The Justice Department Wednesday asked the Supreme Court to hear their appeal of the 11th Circuit’s August ruling that found the individual mandate unconstitutional. The moves increase the likelihood that the Supreme Court will take the case up in its next term, potentially ruling on the constitutionality of health law before the 2012 elections. Kaiser Health News is tracking the progress of the legal challenges to the 2010 health law.
Here’s how some bloggers handled the Obama administration decision and what they think it means for the law and for the politics of the 2012 elections.
At The Washington Post’s Wonkblog, Sarah Kliff describes three reasons the Obama administration decided to go straight to the Supreme Court: “The Obama administration will definitely handle the case.” Delaying it until 2013, which many argued would result from the 11th circuit appeal, would come with a big risk: “a Republican administration could be in power, and arguing the case” Another reason: “The review might not have been granted — or gone against the administration.” Also, “[t]he move shows confidence. Asking for review of the 11th Circuit decision would have been widely interpreted as foot-dragging, the administration attempting to slow a case that’s almost inevitably headed to the Supreme Court. For the White House to proactively pursue a faster timeline makes the administration look more confident that it will prevail in court.”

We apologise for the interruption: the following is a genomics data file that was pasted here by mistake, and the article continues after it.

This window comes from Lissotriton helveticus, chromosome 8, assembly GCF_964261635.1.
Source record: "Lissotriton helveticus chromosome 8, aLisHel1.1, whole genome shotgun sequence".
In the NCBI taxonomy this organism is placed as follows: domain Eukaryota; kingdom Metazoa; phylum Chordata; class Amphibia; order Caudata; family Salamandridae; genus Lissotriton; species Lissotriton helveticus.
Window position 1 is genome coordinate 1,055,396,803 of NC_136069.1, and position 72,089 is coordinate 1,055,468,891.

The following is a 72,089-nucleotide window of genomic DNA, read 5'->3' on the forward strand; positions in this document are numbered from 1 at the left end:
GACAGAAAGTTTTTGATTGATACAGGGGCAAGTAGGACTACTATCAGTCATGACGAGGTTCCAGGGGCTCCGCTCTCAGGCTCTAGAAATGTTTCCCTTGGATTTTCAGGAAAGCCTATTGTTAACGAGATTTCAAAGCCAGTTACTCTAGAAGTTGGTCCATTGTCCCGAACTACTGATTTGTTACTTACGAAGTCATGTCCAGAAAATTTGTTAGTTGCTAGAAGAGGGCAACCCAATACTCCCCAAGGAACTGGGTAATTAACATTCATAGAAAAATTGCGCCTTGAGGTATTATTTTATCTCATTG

At The Incidental Economist, Kevin Outterson is tracking amicus briefs on the health reform law challenge.
At ThinkProgress Health, Ian Millhiser writes: “It is not the least bit surprising that the Obama Administration passed up this potential opportunity to delay the case until after the next Supreme Court term. For one thing, the Administration has consistently chosen not to engage in delay tactics throughout this litigation. Most recently, DOJ refused to argue that the courts lack jurisdiction to hear the case until 2015 despite the fact that one court of appeal concluded that they do lack jurisdiction and another expressed sympathy with that view. More importantly, the Administration should be eager to get this case in front of the justices since they are overwhelmingly likely to win once the case gets there.”
One Hot Air blogger, however, can’t make sense of the administration’s strategy: “What I can’t figure out … is why O would run the risk of the mandate being struck down before the election. That would be demoralizing for the left and delegitimizing for Obama. What’s left of his first term if his signature domestic policy ‘achievement’ ends up rubbished by SCOTUS as a violation of the Commerce Clause? I guess the thinking is that if the mandate is struck down, he can point to it as proof for liberals that they desperately need to appoint more left-wing justices to the Court and the only way to do that is to re-elect him.”